In 2019, Florida went toe-to-toe with an LSU squad that has since been hailed as one of the greatest in college football history, earning a hard-fought loss in Tiger Stadium that felt like a rising program giving a juggernaut all it could handle.
In 2022’s edition of Florida-LSU, the score on the scoreboard once again showed LSU 42, Florida 28 — but the Gators’ defense strumming all the wrong chords on Tom Petty Day in The Swamp made the feeling a lot more like free-fall for Billy Napier’s first season, even if the final margin shrank to 45-35 in favor of Brian Kelly’s Tigers.
LSU scored touchdowns on its first six full offensive possessions, answering a handful of early haymakers from Florida — Trevor Etienne returning the opening kickoff to near midfield, a bomb from Anthony Richardson to Justin Shorter for the night’s first touchdown, and touchdowns on Florida’s second drive and after a muffed punt by LSU that would be the Gators’ last scores until the fourth quarter — with sustained efficiency and effectiveness.
Jayden Daniels accounted for 393 yards and six touchdowns — three passing, three rushing — and outfoxed Florida defenders all night, whether by zipping quick throws or scampering away from rushers to extend plays or get around end.
And his only real mistake of the night, an interception with LSU up 42-35 in the fourth, was wiped out by a questionable roughing the passer penalty on Florida’s Gervon Dexter, who appeared to arrive just after Daniels released a ball ultimately tipped and caught by Jason Marshall, but kept his arms wide and his head up while falling into and then on Daniels rather than throwing him down. Dexter’s considerable weight did fall on Daniels, which has been an increasingly important component when considering rushing the passer in recent years, but it was hard to see how he could have stopped himself from doing what he did in the tenths of seconds available after Daniels’s release.
Still, that would have probably been Florida’s most impressive defensive stop of the night. There weren’t many other candidates.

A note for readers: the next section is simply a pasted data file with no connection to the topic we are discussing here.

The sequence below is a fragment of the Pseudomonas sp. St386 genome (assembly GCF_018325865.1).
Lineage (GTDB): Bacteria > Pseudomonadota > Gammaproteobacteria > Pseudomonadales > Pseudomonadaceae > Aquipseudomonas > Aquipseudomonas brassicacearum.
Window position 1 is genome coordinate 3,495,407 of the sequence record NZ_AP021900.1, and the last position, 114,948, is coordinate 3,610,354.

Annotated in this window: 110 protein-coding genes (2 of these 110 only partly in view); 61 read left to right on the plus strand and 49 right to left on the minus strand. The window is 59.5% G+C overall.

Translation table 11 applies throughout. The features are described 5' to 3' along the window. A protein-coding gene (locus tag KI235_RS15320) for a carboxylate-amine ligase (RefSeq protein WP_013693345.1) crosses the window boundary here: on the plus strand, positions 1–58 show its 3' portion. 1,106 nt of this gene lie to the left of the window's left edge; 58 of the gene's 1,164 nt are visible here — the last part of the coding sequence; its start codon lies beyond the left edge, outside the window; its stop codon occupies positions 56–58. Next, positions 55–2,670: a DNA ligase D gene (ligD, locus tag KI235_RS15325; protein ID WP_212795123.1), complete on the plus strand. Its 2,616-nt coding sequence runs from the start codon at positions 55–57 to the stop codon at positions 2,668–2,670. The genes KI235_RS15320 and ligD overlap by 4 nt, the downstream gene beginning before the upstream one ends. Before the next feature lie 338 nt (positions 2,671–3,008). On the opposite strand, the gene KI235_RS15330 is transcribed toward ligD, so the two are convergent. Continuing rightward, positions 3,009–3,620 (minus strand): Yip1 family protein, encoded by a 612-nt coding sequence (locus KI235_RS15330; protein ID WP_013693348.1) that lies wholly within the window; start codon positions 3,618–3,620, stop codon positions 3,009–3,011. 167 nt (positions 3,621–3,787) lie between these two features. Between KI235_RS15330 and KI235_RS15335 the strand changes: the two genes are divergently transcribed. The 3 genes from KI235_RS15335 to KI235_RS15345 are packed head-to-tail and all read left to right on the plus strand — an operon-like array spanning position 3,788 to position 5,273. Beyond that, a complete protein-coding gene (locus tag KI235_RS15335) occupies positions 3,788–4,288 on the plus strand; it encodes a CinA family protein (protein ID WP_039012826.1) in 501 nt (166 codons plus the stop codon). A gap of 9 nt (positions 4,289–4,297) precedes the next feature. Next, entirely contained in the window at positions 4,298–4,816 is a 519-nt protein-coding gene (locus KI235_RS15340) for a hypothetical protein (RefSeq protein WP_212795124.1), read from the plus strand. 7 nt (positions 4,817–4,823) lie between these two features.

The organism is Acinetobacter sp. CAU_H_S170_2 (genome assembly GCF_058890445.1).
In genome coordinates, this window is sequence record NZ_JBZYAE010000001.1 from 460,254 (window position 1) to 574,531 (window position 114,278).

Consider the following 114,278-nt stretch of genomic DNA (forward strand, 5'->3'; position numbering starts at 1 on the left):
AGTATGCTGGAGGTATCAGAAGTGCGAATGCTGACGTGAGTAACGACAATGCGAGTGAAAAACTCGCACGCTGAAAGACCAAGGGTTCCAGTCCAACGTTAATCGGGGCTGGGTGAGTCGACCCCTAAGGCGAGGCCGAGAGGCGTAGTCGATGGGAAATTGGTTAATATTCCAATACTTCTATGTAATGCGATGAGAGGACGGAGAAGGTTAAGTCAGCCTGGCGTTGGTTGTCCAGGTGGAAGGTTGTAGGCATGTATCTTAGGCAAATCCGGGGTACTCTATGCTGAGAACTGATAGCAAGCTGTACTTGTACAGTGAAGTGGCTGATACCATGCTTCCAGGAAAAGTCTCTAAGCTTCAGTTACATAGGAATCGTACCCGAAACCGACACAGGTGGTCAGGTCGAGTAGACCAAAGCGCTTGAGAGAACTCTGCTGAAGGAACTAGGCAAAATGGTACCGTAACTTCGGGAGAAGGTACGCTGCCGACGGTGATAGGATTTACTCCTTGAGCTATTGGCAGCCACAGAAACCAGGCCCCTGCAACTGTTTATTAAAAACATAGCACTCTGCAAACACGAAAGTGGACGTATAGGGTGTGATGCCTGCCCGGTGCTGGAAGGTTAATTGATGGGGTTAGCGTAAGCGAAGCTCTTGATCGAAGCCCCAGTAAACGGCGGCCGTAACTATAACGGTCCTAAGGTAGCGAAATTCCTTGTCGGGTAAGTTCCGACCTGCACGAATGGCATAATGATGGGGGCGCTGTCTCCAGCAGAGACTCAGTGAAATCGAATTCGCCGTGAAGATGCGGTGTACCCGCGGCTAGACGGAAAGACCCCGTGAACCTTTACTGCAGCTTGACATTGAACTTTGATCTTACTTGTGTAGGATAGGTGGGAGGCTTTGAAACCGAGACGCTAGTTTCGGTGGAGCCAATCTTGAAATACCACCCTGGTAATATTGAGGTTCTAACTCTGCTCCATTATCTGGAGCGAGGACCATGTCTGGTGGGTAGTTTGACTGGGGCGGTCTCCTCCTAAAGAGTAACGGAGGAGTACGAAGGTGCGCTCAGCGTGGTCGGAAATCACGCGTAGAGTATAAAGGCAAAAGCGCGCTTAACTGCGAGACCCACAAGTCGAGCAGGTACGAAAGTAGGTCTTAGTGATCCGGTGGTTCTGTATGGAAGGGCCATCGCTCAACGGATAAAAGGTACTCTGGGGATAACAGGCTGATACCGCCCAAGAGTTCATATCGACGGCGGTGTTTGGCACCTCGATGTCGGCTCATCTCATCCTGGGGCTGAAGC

LSU rolled up 528 yards of total offense, 306 in the first half, and had one non-kneeldown drive of fewer than 46 yards and just two of fewer than 70. The Tigers also went 8-for-12 on third down — and 2-for-2 on the fourth downs that followed two of those failures, and only faced two third downs shorter than third and six all night. Only some diminishing returns on runs late in the game prevented the Tigers from averaging over eight yards per play; the 7.54 they settled for is, of course, not much better for Florida’s defense.
And Florida’s offense, to its credit, kept the Gators at least within shouting distance. Richardson tallied 294 yards of total offense, and bolted 81 yards for an electrifying touchdown on a scramble shortly after Florida’s traditions new and old at the fourth-quarter intermission. Montrell Johnson added 57 yards and two touchdowns on the ground, while Shorter had 71 yards and his early TD to lead Florida’s receivers.
But 35 points against an LSU defense that lived up to its reputation for saline content at times only got Florida a game that it had to play from behind from halftime onward, with the Gators giving up LSU’s first lead on a free play — thanks to an offsides jump — with a little more than two minutes to go before halftime.
And Florida’s offense walked off the field for halftime to a chorus of boos from fans unhappy that the Gators did not press harder and use timeouts in an effort for a game-tying touchdown before the break, despite the obvious risk of a failure with time on the clock giving LSU a shot to deliver a knockout blow.
If this Florida and LSU rivalry is turning into a series of slobberknockers, as seems possible, the Gators currently seem like metaphorical flyweights trying to keep up with a middleweight program.
Running down the dream of being more may require a longer jog than many hoped.